This Berghaus MTN Guide Hyper Alpha jacket review will dig into the concepts and thinking behind this award-winning jacket, as well as answer the obvious questions – does it rank among the best waterproof jackets (opens in new tab) currently available, should you buy one, and why?
By way of background, the Berghaus MTN Guide Hyper Alpha jacket brings together two high performance fabrics – Hydroshell Elite and Polartec Alpha – into a cutting-edge design that won a 2022 ISPO Award (opens in new tab) in the clothing category. It’s a hybrid, a shell and a pile fleece getting cosy with each other - but does it live up to the hype? Read on to find out…
Berghaus MTN Guide Hyper Alpha jacket Review: price and release date
Berghaus MTN Guide Hyper Alpha jacket is available now in the UK, priced at £290.00, or €300.00 for international markets.
Berghaus MTN Guide Hyper Alpha jacket Review: Specs
- Materials: Hydroshell Elite and Polartec Alpha
- Weight: 268g (men’s size medium)
- Colours: Black / Grey & Black (men’s) / Red & Black (women’s)
Berghaus MTN Guide Hyper Alpha jacket: Design and build
The design and build of the Berghaus MTN Guide Hyper Alpha jacket is arguably the big story here - certainly big enough to snag a well-respected ISPO outdoor industry award. The tale tells of a waterproof jacket that bonds two high-performance materials together: the extremely breathable Hydroshell Elite, and insulative Polartec Alpha.
This does several things: it makes for a very lightweight waterproof jacket, but one that’s also breathable. It’s also lightly insulated as well, which not only makes it look quite unique, but also makes it better able to cope with variations in temperature - something very familiar to hill hikers and mountain peak baggers. Typically you start cold, then warm up during the ascent, before cooling down quickly at the summit. Berghaus are trying to create a single item of clothing to take on this massive temperature swing, as well as fight off the range of weather that can also occur in the hills.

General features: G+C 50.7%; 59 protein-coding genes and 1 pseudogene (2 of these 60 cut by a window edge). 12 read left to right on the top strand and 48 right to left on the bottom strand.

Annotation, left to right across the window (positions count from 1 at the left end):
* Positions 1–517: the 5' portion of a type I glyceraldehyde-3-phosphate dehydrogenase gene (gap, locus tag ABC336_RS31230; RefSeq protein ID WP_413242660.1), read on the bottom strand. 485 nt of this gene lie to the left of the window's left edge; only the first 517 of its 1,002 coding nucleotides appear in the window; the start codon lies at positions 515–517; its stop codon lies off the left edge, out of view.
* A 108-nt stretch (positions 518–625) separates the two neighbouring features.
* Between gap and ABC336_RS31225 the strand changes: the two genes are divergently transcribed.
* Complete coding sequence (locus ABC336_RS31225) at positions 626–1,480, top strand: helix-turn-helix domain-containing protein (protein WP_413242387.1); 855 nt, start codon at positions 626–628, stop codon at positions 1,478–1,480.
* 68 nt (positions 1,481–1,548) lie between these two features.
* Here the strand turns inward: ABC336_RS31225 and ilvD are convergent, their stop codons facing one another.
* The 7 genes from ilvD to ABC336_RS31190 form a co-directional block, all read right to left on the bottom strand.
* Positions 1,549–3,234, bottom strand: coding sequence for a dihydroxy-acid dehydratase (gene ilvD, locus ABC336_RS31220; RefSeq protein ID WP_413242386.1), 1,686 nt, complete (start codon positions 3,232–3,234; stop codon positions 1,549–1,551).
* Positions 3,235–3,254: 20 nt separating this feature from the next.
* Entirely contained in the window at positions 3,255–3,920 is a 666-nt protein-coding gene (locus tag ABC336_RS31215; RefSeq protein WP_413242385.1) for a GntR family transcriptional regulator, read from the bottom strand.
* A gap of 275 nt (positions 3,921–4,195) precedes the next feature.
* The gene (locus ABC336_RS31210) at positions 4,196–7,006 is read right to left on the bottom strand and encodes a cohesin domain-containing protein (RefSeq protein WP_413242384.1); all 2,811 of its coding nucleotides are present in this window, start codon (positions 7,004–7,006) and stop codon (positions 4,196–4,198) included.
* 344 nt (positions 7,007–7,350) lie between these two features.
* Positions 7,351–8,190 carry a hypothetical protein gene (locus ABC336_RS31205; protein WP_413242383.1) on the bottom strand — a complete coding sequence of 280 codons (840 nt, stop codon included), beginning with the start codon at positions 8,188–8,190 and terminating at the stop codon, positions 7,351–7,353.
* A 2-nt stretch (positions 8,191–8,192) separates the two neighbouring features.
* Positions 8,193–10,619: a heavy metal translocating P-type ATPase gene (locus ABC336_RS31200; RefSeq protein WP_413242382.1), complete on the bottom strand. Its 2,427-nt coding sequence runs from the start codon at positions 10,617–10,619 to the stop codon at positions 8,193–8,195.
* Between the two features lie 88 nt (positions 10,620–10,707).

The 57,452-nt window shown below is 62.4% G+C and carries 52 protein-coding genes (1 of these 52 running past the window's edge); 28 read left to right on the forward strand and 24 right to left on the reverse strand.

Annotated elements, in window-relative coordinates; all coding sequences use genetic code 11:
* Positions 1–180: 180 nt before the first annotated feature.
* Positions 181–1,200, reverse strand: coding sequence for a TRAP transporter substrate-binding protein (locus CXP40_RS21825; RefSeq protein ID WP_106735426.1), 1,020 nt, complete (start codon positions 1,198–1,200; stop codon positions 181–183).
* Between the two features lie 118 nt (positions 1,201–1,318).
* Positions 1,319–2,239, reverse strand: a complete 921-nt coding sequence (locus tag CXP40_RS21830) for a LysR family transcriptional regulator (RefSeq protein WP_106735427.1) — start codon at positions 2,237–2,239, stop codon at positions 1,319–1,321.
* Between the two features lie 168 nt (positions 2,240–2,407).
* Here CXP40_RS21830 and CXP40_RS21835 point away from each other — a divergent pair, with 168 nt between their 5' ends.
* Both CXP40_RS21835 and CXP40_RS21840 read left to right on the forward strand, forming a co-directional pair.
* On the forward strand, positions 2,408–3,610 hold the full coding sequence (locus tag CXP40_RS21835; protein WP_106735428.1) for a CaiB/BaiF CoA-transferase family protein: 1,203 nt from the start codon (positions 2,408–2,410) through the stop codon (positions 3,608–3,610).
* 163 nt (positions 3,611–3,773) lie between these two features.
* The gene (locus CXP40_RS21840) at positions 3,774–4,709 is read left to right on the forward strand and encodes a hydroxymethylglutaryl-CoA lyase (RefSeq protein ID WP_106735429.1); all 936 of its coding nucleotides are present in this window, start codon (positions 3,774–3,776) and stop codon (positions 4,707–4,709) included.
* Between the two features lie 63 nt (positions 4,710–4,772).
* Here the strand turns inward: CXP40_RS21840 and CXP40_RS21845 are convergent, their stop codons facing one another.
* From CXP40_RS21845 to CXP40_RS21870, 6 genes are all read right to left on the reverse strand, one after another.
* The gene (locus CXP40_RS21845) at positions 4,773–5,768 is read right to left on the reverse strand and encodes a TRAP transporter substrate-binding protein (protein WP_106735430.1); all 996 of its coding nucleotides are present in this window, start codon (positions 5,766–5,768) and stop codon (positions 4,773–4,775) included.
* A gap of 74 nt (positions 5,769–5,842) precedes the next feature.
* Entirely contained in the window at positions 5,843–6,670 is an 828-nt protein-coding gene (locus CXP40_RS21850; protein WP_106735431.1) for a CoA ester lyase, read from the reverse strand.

The aim is also to do this at a very low weight too, which means a series of things - the Hydroshell Elite offers ‘6D ripstop durability’ - which is tough but thin. The hood has ‘single point rear hood adjustment’ - which cuts down on adjusters and shock cord, as well as the stitching of the tunnels. Finally, the hunt for low weight means partial stretch bonded cuffs, which are on the minimalist side for real mountain use.
Berghaus MTN Guide Hyper Alpha jacket: Comfort and fit
As you’d expect for a Guide jacket, the overall cut is athletic, but not wildly outside Berghaus’s usual sizing. The Polartec panels add considerable comfort and warmth to an otherwise quite thin shell jacket, which is welcome. The Hydroshell Elite has a fascinating matt finish that - combined with the ripstop - makes it look much more like Batfleck’s suit than a standard waterproof. In short, it looks and feels far more technical than the stock photos make it seem.
The hood fits well, and although the single adjustment point cuts down your options - especially in high winds - it does the job. However, the peak isn’t really stiffened very much, and this does have an impact on protection. Speaking of protection, the hood isn’t very helmet-friendly either, especially for higher-volume winter numbers, although one will fit at a push.
Berghaus MTN Guide Hyper Alpha jacket: performance